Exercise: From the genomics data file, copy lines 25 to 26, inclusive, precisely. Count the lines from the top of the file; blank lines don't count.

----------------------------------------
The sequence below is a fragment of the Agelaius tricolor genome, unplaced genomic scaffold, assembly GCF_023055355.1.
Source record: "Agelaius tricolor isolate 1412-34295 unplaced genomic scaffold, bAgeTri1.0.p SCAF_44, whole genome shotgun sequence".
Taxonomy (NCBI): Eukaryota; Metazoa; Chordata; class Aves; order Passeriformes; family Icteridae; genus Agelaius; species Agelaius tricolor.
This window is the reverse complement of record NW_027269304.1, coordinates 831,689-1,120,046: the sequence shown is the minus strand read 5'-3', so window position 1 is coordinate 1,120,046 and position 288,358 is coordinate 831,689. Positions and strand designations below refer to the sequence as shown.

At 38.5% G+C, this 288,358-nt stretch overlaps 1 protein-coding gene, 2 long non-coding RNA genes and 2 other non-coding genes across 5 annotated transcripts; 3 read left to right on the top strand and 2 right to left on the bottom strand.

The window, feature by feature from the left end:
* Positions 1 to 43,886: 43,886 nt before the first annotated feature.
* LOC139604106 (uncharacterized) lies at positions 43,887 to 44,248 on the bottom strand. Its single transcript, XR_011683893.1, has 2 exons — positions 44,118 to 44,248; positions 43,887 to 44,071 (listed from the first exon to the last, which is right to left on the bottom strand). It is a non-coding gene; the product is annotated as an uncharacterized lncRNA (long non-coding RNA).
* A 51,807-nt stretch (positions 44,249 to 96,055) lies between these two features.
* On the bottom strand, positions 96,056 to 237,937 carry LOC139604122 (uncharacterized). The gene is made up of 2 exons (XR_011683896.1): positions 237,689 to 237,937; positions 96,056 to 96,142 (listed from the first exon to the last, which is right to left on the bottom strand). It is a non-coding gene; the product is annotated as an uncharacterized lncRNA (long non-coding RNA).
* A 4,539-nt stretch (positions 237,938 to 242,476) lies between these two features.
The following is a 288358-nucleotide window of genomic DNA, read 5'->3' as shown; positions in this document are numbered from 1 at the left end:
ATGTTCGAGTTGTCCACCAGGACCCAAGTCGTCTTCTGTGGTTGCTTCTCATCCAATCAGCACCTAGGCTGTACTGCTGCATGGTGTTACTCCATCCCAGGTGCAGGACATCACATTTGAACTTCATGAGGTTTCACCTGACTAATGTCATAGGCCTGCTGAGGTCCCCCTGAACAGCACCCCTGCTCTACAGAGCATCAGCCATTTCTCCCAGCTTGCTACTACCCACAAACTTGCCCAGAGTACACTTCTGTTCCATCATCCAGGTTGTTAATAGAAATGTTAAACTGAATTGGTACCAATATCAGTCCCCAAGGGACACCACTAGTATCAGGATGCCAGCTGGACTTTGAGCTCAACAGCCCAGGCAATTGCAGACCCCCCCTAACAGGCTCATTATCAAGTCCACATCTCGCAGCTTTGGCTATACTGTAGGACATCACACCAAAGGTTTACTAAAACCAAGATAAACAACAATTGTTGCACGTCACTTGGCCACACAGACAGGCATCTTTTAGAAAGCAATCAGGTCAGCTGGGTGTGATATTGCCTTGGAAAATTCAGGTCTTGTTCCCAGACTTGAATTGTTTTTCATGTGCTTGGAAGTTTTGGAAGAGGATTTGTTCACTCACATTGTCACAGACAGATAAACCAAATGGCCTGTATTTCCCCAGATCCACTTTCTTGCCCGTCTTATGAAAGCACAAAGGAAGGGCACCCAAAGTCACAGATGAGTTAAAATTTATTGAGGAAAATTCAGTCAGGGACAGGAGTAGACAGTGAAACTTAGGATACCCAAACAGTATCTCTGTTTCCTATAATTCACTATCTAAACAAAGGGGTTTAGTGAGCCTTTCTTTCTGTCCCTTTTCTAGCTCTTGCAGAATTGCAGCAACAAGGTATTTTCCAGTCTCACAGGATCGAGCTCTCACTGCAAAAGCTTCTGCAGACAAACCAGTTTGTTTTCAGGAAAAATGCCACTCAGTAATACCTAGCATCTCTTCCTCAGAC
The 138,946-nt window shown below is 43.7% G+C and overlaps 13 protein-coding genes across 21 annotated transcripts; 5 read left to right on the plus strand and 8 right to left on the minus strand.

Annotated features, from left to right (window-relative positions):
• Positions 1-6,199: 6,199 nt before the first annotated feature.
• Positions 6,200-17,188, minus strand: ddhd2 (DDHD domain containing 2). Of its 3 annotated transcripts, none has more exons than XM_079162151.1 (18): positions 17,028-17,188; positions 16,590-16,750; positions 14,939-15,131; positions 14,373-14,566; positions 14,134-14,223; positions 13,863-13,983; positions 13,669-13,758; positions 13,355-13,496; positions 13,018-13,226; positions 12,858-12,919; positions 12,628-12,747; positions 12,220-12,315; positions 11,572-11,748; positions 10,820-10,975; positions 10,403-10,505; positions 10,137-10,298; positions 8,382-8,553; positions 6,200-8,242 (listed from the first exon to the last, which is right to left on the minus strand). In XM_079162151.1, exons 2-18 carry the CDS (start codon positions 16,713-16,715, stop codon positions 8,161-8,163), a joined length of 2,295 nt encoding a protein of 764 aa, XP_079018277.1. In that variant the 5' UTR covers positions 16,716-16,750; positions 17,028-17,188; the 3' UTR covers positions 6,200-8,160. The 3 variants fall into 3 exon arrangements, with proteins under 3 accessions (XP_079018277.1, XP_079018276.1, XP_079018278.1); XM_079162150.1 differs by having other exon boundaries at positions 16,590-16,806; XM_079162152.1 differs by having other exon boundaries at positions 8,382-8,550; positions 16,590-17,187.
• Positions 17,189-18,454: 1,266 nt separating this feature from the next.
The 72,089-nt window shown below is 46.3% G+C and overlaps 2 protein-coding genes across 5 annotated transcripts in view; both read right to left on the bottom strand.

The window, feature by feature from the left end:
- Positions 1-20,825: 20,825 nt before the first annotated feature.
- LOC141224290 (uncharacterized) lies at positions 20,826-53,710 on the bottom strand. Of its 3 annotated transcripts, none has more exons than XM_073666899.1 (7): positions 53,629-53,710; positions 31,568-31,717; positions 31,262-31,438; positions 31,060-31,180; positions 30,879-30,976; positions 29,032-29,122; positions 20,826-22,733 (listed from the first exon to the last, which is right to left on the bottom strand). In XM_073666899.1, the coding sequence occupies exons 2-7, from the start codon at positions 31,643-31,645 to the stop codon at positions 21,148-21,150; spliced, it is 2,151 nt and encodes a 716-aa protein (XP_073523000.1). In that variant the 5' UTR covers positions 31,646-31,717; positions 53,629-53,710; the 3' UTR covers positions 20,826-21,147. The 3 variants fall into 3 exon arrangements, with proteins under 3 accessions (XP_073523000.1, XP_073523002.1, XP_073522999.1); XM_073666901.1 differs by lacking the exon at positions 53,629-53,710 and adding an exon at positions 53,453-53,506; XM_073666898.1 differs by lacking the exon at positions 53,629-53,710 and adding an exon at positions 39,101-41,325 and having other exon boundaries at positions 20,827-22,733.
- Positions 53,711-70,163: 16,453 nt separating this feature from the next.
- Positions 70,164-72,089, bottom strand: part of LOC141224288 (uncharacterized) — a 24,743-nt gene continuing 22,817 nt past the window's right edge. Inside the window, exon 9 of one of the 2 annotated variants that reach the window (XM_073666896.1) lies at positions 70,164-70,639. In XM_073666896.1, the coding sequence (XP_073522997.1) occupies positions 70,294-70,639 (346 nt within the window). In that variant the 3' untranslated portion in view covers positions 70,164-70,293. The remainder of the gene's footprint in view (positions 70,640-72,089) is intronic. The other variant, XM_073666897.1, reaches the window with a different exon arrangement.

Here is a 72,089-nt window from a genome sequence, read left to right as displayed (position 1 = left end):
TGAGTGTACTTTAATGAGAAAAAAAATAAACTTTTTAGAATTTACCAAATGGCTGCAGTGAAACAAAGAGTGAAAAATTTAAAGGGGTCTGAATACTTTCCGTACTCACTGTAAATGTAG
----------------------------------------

Here is a 72,089-nt window from a genome sequence, read left to right as displayed (position 1 = left end):
TGAGTGTACTTTAATGAGAAAAAAAATAAACTTTTTAGAATTTACCAAATGGCTGCAGTGAAACAAAGAGTGAAAAATTTAAAGGGGTCTGAATACTTTCCGTACTCACTGTAAATGTAG